That evening, Betsy & Cam, friends of one of our group, invited us to their house for dinner. What a treat!! Grilled sausages, rolls, fruit salad & mixed green salad. We have never eat so well on a bike trip. We were telling our hosts about the great ice cream we had in Brockport. That's when we learned that the man who had waited on us in the shop was their son. He works there part time while going to SUNY, Brockport. What a small world!!
Sunday (Rochester to Palmyra) we started at 9 a.m. so that Betsy could join us from Rochester to Fairport, where we would stop for a Canal Days Festival. She led the way and gave us a cycling tour of the University of Rochester, pointing out various landmarks and giving us a history lesson.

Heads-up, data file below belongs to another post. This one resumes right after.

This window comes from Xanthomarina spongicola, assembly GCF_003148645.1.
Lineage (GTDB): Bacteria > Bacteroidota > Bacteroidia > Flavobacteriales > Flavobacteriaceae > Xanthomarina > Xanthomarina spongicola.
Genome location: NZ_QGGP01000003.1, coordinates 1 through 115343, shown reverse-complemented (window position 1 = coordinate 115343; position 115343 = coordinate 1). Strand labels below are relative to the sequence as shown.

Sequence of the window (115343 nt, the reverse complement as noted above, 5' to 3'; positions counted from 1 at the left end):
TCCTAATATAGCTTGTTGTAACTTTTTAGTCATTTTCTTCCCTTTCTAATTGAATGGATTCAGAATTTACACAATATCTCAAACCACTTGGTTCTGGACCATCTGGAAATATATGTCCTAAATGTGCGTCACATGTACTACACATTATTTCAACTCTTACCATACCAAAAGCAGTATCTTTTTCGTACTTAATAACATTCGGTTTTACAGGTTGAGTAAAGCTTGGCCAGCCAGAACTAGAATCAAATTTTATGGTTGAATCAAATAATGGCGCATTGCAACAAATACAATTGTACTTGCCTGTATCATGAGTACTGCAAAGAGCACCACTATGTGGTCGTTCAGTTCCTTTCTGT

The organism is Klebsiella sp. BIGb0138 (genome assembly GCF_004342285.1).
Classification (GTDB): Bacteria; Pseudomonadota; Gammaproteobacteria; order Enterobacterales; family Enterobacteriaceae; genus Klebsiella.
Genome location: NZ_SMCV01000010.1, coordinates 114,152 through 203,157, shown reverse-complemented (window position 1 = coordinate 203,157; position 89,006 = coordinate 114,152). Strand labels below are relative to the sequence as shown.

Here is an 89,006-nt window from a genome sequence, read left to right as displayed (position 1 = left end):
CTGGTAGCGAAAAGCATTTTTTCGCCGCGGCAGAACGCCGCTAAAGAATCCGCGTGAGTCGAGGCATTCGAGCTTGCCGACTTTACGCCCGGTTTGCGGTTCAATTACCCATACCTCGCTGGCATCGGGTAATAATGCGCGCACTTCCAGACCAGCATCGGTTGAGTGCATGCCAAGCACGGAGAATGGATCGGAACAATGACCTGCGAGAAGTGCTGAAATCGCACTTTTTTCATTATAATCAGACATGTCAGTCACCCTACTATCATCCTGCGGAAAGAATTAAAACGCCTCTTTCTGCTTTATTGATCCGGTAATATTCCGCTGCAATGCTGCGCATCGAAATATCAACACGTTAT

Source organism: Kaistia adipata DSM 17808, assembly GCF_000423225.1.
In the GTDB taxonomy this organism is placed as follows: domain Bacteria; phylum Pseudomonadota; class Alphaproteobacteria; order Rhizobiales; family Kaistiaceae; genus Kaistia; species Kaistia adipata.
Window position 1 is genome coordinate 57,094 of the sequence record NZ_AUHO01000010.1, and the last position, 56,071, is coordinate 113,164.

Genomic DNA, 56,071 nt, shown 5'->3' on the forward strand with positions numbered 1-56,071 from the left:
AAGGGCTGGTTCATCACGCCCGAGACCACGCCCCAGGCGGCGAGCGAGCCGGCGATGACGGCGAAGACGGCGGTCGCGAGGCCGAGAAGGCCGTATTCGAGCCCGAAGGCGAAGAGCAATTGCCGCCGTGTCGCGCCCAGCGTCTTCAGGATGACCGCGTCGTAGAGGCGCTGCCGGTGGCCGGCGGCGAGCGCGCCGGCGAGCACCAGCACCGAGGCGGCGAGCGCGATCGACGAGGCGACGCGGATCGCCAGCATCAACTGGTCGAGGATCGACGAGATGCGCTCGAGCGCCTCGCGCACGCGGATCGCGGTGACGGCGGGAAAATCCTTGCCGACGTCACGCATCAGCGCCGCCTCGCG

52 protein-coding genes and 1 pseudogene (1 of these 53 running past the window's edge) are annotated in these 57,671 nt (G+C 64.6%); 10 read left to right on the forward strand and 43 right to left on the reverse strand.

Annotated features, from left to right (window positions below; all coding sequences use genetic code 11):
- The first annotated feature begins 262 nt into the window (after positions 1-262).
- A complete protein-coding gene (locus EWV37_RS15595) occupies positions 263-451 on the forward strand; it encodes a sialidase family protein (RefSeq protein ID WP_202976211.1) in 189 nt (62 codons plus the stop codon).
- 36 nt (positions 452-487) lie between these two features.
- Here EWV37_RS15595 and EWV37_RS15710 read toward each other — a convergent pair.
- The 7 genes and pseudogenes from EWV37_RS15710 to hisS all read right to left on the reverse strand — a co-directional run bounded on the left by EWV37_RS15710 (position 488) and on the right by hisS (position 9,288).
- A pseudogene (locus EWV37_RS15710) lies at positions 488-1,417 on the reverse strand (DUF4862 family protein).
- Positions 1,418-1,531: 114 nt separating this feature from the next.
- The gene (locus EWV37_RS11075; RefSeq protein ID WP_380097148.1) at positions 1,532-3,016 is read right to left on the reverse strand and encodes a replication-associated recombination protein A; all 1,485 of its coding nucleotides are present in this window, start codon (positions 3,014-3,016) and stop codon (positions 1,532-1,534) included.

Fairport is a lovely town. There were dozens of arts and crafts vendors and food booths. After a walking tour of the festival area to scope out the great food, we went our separate ways to grab lunch. I had a wonderful freshly-made crepe filled with a southwestern-seasoned chicken and lots of greens. We all headed to the ice cream shop after lunch for dessert. We said our good-byes to Betsy & Cam, and then we were off to Palmyra. After Fairport, the trail is less populated and we pass through fewer towns.
When we arrived in Palmyra, our shuttle service was waiting for us and we headed back to Lockport. As soon as all of the photos are compiled, I'll post a few.
This trip was a welcome change from our usual 50-80 miles per day bike trips. On those trips, it's just pedal hard and fast and all we have ever seen is the trail. Plans are already underway for next year: Palmyra to Rome or Utica, or if time permits, to Albany.
Saturday, May 30, 2009